Contact: Ralph Derickson
Peter D. Little
Little said his research in the past 25 years has included intensive field research and writing on East Africa and a concern with comparative research on social change, ecology, and development. During this time he has published more than 50 journal articles and book chapters and authored or co-authored six books.
LEXINGTON, Ky. (Sept. 30, 2004) -- Peter D. Little, professor and chair of the University of Kentucky Department of Anthropology, has been named a joint winner of the Royal Anthropological Institute’s Amaury Talbot Prize for African Anthropology for his book, “Somalia: Economy Without State.”
The Royal Anthropological Institute, the world's longest-established scholarly association dedicated to the furtherance of anthropology, awards the annual Amaury Talbot Prize to the most valuable of the works of anthropological research published during the previous calendar year.
The book, published by Indiana University Press, is based on Little’s research in Somalia, covering the period 1986 to 2001. The research was supported by several grants, including an award from the John D. and Catherine T. MacArthur Foundation that Little said enabled him to finish the research and write the book. “The Somalia situation is so complex and often characterized by popular and scholarly misrepresentations, I needed the time to produce a book-length manuscript to adequately address the topic,” said Little.
“Somalia: Economy Without State” focuses on how rural populations have survived in Somalia after the collapse of a government in 1991. Little demonstrates that while there has not been a formal political state for the past 13 years, anarchy is not the norm. Somalis are resilient and opportunistic and they use their limited resources effectively, according to the publisher’s statement about the book.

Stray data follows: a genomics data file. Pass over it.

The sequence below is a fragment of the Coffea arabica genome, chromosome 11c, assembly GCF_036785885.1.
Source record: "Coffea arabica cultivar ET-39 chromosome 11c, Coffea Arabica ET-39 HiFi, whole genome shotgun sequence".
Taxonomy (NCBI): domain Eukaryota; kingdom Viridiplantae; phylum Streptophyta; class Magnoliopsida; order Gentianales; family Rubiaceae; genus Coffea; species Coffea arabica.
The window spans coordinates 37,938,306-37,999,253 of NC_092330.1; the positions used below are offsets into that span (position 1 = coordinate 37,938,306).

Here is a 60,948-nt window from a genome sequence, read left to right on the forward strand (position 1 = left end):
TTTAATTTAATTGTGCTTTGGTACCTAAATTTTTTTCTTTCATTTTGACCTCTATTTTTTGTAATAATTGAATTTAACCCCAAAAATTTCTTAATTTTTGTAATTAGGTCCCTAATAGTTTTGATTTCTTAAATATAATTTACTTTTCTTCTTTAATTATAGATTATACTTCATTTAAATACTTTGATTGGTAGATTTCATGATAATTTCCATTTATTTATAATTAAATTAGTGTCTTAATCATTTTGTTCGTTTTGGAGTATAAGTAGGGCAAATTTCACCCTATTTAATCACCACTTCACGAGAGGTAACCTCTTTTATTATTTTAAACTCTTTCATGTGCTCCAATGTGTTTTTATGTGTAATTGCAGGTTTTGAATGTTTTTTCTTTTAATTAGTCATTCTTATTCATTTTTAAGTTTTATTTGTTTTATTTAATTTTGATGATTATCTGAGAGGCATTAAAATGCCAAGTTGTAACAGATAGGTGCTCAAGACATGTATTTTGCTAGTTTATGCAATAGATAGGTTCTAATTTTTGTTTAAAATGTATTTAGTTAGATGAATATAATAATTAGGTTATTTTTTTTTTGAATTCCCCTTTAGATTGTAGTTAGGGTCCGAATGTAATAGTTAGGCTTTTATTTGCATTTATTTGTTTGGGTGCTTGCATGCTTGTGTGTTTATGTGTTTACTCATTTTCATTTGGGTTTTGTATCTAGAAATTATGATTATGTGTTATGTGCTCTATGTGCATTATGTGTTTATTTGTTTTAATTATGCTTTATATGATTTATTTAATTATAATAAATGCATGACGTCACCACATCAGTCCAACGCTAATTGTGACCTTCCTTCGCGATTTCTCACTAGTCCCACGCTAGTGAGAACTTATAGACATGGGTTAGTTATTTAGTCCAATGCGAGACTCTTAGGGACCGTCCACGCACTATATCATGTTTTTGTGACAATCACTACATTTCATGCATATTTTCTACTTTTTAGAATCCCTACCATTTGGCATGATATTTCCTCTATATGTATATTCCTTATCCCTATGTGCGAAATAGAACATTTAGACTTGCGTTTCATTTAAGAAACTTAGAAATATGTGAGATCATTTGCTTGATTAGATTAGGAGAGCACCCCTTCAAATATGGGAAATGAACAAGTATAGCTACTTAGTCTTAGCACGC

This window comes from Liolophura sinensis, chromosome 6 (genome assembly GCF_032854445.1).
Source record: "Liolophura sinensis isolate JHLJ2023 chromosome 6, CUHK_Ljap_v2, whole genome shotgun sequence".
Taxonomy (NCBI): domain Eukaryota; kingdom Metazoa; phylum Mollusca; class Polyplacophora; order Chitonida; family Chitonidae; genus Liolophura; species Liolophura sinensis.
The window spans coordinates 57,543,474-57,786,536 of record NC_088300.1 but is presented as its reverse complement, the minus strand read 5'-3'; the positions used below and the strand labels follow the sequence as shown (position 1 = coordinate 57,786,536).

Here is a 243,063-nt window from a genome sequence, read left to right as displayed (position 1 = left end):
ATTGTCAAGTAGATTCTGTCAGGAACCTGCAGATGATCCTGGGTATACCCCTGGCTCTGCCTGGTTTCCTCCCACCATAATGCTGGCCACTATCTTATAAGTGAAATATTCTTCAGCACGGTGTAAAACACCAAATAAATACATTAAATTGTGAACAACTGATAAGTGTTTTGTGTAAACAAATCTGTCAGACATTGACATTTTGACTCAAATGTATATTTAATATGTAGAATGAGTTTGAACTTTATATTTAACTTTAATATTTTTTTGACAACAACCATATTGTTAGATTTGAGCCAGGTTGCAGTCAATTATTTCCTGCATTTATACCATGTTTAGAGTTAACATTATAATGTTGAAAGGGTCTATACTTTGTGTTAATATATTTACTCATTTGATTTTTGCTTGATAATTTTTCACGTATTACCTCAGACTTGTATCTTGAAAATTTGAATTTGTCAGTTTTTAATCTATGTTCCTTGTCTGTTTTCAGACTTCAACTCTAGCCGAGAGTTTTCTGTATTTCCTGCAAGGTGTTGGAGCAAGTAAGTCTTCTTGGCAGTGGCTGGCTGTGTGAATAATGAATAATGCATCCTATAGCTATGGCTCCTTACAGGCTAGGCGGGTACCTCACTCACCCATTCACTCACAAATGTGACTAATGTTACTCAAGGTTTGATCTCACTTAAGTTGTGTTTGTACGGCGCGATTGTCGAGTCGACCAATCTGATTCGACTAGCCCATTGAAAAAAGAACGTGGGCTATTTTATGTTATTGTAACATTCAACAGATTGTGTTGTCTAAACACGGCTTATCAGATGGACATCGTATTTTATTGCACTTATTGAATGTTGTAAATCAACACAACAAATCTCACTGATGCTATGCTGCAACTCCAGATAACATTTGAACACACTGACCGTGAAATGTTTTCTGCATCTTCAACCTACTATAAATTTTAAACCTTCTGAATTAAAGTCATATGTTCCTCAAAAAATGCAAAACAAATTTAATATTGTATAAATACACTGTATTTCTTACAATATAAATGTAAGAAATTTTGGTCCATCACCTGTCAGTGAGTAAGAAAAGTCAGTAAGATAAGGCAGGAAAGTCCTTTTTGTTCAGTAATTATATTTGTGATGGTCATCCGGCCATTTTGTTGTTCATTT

While it is true that many Somalis live in the shadow of brutal warlords, Little focuses on those who have managed to carve out a productive means of making ends meet under difficult conditions and emphasizes the role of civic culture even when government no longer exists, the publisher adds.
Little said his research in the past 25 years has included intensive field research and writing on East Africa and a concern with comparative research on social change, ecology, and development. During this time he has published more than 50 journal articles and book chapters and authored or co-authored six books. He became interested in East Africa after a semester-abroad experience in Kenya in the 1970s when he was an undergraduate at Tulane University. With this interest in the region and its people, he went on to pursue advanced degrees in anthropology and African Studies at Indiana University.
Little, who travels to East Africa at least one or two times per year, said, “I remain as excited about conducting research in the region as when I was an undergraduate student.”